Alexandria's founded by Alexander

Alexandria's founded by Alexander the Great (by year BC): 334 Alexandria in Troia (Turkey) - 333 Alexandria at Issus/Alexandrette (Iskenderun, Turkey) - 332 Alexandria of Caria/by the Latmos (Alinda, Turkey) - 331 Alexandria Mygdoniae - 331 Alexandria (Egypt) - 330 Alexandria in Areia (Herat, Afghanistan) - 330 Alexandria of the Prophthasia/in Dragiana/Phrada (Farah, Afghanistan) - 330 Alexandria in Arachosia (Kandahar, Afghanistan) - 330 Alexandria in Caucasus (Begram, Afghanistan) - 329 Alexandria of the Paropanisades (Ghazni, Afghanistan) - 329 Alexandria Eschate or Ultima (Khodjend, Tajikistan) - 329 Alexandria on the Oxus (Ai-Khanoum, Afghanistan) - 329 Alexandria in Margiana (Merv, Turkmenistan) - 326 Alexandria Nicaea (on the Hydaspes, India) - 326 Alexandria Bucephala (on the Hydaspes, India) - 325 Alexandria Sogdia - 325 Alexandria Rambacia (Bela, Pakistan) - 325 Alexandria Oreitide - 325 Alexandria in Opiene (confluence of Indus & Acesines, India) - 325 Alexandria on the Indus - 325 Alexandria Xylinepolis (Patala, India) - 325 Alexandria in Carminia (Gulashkird, Iran) - 324 Alexandria-on-the-Tigris/Antiochia-in-Susiana/Charax (Spasinou Charax on the Tigris, Iraq) - ?Alexandria of Carmahle? (Kahnu)

Sunday, February 8, 2015

Exhibition about Carthage in Leiden, Netherlands

In the wake of my visit to Motya in Sicily where I was confronted with a number of Punic artifacts and a Tophet (Punic cemetery), I expected that this exhibition about Carthage at the Rijksmuseum voor Oudheden in Leiden in the Netherlands would be a nice complement. Well it was not the case, but anyway I learnt a lot more about the Carthaginians who still are shrouded in mystery.

Carthage is being advertised as the third city in the Roman Empire after Rome and Alexandria. This grand city was located in northern Africa on the coast of today’s Tunisia, and was founded by the Phoenicians (from modern Lebanon) in the 9th century BC. Carthage had a powerful fleet and extended its power all over the Mediterranean Sea, much to the chagrin of the Romans and led to repeated confrontations. The last so-called Punic War took place in 146 BC from which the Romans emerged victorious. A good century later, thanks to the efforts of Emperor Augustus, the city was rebuilt to become the third largest of the empire. Its glory lasted till 439 AD when Carthage, like so many cities in North Africa, was invaded by the Vandals. From the 7th century onwards it was gradually forgotten, to be rediscovered early in the 19th century. Since then it has been added to the World Heritage List of the UNESCO.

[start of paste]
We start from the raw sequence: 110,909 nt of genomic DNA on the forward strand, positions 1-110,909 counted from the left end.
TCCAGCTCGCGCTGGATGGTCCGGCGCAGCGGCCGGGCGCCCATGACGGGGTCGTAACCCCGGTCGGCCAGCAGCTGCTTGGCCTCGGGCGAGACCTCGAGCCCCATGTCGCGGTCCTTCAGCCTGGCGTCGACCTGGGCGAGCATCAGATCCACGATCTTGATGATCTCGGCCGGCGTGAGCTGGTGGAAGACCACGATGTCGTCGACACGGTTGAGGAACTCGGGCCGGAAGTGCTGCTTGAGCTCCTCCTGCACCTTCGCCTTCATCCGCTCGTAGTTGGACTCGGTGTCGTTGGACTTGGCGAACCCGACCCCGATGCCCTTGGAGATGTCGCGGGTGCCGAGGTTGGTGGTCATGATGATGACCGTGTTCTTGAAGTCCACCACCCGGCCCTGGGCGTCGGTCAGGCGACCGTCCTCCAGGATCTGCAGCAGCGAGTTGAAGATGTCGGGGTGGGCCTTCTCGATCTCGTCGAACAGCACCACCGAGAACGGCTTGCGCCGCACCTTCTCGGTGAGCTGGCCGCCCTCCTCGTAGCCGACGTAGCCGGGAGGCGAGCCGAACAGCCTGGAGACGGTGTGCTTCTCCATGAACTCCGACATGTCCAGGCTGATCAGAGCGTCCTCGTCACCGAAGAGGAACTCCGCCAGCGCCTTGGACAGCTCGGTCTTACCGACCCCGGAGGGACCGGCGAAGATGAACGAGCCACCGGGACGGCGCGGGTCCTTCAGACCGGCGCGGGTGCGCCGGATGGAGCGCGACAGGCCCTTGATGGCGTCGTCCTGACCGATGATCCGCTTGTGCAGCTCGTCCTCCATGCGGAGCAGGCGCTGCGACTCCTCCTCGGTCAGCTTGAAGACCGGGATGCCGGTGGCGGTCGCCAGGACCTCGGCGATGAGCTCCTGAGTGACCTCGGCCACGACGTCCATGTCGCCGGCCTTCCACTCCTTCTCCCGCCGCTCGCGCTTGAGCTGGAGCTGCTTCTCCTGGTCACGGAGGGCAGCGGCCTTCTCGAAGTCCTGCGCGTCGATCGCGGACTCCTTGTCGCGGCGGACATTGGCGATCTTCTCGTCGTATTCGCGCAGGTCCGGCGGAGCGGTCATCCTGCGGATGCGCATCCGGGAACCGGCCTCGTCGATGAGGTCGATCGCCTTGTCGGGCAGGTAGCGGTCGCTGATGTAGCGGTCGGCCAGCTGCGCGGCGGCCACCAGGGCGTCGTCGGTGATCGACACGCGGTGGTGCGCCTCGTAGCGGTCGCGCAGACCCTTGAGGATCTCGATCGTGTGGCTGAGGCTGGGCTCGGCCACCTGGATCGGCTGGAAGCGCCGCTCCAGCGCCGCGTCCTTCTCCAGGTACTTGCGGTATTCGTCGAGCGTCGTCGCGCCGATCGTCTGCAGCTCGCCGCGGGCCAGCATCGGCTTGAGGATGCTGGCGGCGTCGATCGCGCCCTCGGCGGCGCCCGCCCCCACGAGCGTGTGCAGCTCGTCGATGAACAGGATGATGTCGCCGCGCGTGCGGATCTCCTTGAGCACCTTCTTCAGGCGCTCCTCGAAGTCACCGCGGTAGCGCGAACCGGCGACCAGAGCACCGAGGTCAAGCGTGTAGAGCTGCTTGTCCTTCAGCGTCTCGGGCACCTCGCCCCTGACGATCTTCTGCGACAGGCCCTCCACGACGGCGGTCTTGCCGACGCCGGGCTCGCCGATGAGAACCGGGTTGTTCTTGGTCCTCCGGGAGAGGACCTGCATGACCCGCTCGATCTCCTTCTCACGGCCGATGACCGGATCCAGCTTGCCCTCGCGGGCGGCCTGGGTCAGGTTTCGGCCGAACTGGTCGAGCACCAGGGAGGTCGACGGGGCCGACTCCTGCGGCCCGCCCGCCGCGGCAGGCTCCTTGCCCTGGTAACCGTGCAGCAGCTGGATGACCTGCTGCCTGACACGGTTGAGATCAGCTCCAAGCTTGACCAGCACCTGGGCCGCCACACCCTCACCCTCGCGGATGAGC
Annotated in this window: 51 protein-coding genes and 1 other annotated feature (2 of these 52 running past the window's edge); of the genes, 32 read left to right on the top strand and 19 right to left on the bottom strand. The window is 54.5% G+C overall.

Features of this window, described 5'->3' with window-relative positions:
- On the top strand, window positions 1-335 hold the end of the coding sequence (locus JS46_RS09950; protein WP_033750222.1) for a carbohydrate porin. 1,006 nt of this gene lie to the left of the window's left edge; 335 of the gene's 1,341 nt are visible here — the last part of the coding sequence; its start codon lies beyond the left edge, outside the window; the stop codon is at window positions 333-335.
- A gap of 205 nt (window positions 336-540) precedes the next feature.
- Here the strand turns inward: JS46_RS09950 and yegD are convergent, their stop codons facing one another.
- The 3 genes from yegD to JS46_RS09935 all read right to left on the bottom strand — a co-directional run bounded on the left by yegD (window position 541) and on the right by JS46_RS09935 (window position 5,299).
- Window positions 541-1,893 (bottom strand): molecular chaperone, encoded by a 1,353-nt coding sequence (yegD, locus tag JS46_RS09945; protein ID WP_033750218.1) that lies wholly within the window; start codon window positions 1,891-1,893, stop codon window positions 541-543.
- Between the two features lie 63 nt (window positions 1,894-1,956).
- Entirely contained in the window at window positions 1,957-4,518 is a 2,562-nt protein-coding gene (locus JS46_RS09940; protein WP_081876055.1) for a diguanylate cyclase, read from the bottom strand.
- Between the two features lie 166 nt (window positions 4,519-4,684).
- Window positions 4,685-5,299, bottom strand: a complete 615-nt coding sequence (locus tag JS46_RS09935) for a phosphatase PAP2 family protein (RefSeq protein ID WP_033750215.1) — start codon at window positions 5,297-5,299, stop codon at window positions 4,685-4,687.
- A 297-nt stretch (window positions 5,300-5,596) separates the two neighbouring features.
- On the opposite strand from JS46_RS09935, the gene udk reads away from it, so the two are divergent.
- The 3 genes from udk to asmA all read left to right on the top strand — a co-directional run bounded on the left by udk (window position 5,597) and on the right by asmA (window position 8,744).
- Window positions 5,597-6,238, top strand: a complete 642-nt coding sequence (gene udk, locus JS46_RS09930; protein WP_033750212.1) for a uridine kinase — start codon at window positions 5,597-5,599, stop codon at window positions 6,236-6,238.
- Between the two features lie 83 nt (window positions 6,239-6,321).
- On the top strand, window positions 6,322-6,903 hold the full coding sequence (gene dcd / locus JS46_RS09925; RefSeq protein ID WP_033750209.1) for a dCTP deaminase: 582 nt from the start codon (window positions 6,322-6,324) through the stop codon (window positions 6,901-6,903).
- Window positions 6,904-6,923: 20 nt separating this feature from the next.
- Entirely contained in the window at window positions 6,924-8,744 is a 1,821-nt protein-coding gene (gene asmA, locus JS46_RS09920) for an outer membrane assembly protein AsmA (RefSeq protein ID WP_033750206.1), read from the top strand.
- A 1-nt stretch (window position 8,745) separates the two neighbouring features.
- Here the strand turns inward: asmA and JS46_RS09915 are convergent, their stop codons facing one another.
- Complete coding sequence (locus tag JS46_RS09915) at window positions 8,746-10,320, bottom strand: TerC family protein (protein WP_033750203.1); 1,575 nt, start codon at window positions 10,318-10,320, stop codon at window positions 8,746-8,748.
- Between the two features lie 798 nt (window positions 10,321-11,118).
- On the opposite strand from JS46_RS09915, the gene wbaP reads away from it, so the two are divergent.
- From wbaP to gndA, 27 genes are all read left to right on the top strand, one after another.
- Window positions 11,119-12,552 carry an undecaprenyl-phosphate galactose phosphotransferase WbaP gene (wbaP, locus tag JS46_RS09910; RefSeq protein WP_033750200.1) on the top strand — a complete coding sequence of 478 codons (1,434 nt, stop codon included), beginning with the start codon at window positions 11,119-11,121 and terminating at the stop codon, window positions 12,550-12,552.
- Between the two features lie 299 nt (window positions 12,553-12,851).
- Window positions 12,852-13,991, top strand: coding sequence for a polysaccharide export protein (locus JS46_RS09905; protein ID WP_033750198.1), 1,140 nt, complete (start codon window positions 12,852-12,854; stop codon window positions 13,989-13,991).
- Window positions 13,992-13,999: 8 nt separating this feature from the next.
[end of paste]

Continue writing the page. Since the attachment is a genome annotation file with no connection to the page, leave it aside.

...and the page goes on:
The exhibition in Leiden, that is running till 7 May 2015, is divided in two parts: Carthage from 900 to 146 BC and Roman Carthage after 146 BC. The artifacts have been collected from several museums in Tunisia, but also from the Louvre and the British Museum.

Punic art is pretty intriguing, to say the least, for it is not immediately recognizable as for instance Greek or Egyptian art. Their artifacts are always mixed with foreign influences, either from Egypt, Africa, or Syria (their homeland), often with a Greek twist since many artists turned out to be Greek.

A striking example is, for instance, the lady on the marble lid of a sarcophagus from the 4th-3rd century BC found in the Necropolis of Rabs in Carthage. She is presented in Etruscan fashion but with a robe draped in Greek style; of Egyptian influence is her hairdo and the snake on her forehead, as well as the wings folding over her body. She could be a priestess of Isis, but that is not certain. Another noticeable statue is that representing a Goddess with the Head of a Lioness made of terracotta and dated from the first century AD. Although from the Roman era, the statue strongly reminds us of the Punic god Tanir, while she could be identified as the Egyptian Selhmet as well. The head does not really match her body, I’d say, but her robe looks Greek although the feather motives refer to the Middle-East. This statue was found at Tinissut and is on loan from the Bardo Museum in Tunis.

There are, of course, many more highlights to be seen, like the Punic steles; the splendid bronze Punic cuirass; the elaborate Phoenician dishes from the 7th century BC; a collection of incense burners on top of terracotta heads that look very Greek and date from the 3rd-2nd century BC; or the unique marble sundial (scaphe) from Carthage dating from the 1st-2nd century AD on loan from the Louvre.

The collection from the Roman era is obviously showing an array of Roman men and women among objects for daily use. It is wonderful, however, to see two bronze statues recuperated from a shipwreck discovered off the coast of Tunisia near Mahdia, one representing Eros with the Lamp and the other a Dancing Satyr, both from around 100 BC. 



Absolutely unique is the presence of a Phoenician bronze battering ram that once was mounted at the very bow of a trireme. It looks brand-new and is quite amazing! It was recently discovered  near the Egadi islands, where the remains of at least 11 warships lost during the final naval battle of the First Punic War were uncovered (see also: The Trireme, a Ship to Remember). This battle occurred just off the Western coast of Sicily, near the island of Favignana. The battering ram that is exhibited here seems to be the only Phoenician one among the otherwise Roman examples.

A good number of highlights is illustrated on a special page of the site of Rijksmuseum voor Oudheden and my own highlights can be found in this album, Carthago in Leiden 2015.

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